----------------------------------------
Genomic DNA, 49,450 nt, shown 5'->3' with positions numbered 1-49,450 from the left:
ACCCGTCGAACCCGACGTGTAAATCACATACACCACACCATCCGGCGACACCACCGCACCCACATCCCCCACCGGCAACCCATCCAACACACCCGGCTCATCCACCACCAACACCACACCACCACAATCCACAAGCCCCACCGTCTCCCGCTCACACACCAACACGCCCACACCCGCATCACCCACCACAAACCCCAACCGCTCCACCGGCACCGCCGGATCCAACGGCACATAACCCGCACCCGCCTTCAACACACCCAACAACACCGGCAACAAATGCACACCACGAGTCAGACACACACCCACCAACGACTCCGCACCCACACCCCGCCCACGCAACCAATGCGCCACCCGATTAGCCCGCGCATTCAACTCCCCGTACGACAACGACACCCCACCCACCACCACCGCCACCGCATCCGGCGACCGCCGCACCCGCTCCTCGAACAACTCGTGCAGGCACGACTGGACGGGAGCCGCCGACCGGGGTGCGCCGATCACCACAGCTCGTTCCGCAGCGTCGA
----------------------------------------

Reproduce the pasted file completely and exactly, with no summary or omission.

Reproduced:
Genomic DNA, 49,450 nt, shown 5'->3' with positions numbered 1-49,450 from the left:
ACCCGTCGAACCCGACGTGTAAATCACATACACCACACCATCCGGCGACACCACCGCACCCACATCCCCCACCGGCAACCCATCCAACACACCCGGCTCATCCACCACCAACACCACACCACCACAATCCACAAGCCCCACCGTCTCCCGCTCACACACCAACACGCCCACACCCGCATCACCCACCACAAACCCCAACCGCTCCACCGGCACCGCCGGATCCAACGGCACATAACCCGCACCCGCCTTCAACACACCCAACAACACCGGCAACAAATGCACACCACGAGTCAGACACACACCCACCAACGACTCCGCACCCACACCCCGCCCACGCAACCAATGCGCCACCCGATTAGCCCGCGCATTCAACTCCCCGTACGACAACGACACCCCACCCACCACCACCGCCACCGCATCCGGCGACCGCCGCACCCGCTCCTCGAACAACTCGTGCAGGCACGACTGGACGGGAGCCGCCGACCGGGGTGCGCCGATCACCACAGCTCGTTCCGCAGCGTCGA